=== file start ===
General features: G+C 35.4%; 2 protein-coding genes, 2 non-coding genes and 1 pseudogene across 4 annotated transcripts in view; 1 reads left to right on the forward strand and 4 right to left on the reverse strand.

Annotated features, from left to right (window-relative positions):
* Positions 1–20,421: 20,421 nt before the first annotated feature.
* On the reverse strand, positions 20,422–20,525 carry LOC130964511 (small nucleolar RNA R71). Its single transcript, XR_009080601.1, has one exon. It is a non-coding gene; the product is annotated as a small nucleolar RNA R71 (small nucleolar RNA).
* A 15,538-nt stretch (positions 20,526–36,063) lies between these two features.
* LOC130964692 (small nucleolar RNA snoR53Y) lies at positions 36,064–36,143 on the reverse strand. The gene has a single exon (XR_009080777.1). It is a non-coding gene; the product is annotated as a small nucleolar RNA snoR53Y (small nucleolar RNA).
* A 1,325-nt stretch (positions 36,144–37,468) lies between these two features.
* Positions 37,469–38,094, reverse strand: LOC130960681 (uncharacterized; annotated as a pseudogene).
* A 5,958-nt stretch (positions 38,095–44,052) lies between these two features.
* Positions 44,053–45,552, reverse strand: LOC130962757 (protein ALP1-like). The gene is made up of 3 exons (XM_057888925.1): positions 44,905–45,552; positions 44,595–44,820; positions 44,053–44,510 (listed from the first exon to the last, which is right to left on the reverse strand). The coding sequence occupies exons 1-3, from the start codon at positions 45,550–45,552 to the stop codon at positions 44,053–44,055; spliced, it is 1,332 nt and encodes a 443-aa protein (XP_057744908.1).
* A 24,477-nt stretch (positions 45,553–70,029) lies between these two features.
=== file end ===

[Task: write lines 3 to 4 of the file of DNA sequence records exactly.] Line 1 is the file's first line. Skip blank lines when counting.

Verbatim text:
* Positions 1–20,421: 20,421 nt before the first annotated feature.
* On the reverse strand, positions 20,422–20,525 carry LOC130964511 (small nucleolar RNA R71). Its single transcript, XR_009080601.1, has one exon. It is a non-coding gene; the product is annotated as a small nucleolar RNA R71 (small nucleolar RNA).